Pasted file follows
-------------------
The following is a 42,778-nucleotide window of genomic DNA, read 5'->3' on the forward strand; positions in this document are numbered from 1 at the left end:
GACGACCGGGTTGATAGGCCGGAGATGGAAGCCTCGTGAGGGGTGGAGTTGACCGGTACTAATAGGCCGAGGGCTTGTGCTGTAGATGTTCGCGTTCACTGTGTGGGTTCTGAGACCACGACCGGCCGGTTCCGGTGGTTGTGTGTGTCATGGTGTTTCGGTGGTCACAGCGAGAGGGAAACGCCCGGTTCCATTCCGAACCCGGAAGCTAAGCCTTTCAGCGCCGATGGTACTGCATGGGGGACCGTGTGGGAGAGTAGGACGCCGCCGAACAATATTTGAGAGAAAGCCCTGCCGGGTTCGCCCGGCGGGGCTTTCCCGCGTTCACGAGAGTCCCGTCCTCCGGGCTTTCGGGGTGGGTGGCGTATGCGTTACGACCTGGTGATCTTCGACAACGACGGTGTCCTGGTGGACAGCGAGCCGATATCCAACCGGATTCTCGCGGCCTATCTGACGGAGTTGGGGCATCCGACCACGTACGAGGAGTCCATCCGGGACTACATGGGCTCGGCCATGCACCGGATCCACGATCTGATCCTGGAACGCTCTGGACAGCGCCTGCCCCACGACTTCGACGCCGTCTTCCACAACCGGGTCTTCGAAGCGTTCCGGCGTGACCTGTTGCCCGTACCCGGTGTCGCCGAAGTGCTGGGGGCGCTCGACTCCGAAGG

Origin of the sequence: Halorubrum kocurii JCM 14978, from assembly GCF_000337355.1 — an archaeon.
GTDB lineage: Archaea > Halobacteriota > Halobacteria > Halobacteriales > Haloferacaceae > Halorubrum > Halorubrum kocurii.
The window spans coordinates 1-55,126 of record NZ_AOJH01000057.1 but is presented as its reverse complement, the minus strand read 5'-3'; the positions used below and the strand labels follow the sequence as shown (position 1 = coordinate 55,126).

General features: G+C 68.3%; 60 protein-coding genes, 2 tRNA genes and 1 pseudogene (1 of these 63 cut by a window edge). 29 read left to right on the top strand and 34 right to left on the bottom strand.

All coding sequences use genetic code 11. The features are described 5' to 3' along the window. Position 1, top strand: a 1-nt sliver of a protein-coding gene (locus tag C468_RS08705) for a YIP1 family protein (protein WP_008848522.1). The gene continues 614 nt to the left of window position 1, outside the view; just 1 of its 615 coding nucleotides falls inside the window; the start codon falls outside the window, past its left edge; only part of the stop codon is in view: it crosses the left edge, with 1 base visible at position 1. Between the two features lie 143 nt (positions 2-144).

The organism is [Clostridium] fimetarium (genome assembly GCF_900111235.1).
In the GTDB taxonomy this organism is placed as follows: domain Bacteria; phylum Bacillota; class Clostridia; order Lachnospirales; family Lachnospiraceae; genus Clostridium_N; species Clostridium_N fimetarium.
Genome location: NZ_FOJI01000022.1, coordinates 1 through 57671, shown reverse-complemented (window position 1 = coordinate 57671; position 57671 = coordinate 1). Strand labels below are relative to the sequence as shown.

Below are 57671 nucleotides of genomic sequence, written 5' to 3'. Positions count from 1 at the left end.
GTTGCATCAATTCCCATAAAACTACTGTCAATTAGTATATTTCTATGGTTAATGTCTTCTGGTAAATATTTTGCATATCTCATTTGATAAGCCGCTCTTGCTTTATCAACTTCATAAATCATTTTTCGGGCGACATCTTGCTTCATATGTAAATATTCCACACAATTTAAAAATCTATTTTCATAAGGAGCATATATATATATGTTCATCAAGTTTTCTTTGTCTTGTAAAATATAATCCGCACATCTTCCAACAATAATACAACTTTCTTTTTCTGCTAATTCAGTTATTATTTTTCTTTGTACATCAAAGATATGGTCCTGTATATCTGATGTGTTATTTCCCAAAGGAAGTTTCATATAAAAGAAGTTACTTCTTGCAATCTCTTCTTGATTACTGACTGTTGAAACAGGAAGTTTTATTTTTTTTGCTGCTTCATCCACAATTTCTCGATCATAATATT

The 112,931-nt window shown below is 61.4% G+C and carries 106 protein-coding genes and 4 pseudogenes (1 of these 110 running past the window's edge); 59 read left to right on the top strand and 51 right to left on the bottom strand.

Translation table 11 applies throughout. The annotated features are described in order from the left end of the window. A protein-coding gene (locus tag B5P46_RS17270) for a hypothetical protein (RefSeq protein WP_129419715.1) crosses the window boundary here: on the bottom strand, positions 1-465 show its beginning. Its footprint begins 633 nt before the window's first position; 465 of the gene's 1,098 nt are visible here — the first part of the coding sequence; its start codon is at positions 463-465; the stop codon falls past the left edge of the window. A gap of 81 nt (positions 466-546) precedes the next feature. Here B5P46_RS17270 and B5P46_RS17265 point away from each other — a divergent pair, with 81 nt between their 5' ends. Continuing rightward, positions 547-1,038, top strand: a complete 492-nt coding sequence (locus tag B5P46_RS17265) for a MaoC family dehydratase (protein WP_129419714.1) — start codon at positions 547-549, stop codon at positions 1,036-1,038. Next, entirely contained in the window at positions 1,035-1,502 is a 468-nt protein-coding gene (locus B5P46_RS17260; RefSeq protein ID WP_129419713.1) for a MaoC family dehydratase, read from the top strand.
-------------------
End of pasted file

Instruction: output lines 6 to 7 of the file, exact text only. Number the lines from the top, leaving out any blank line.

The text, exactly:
General features: G+C 68.3%; 60 protein-coding genes, 2 tRNA genes and 1 pseudogene (1 of these 63 cut by a window edge). 29 read left to right on the top strand and 34 right to left on the bottom strand.

All coding sequences use genetic code 11. The features are described 5' to 3' along the window. Position 1, top strand: a 1-nt sliver of a protein-coding gene (locus tag C468_RS08705) for a YIP1 family protein (protein WP_008848522.1). The gene continues 614 nt to the left of window position 1, outside the view; just 1 of its 615 coding nucleotides falls inside the window; the start codon falls outside the window, past its left edge; only part of the stop codon is in view: it crosses the left edge, with 1 base visible at position 1. Between the two features lie 143 nt (positions 2-144).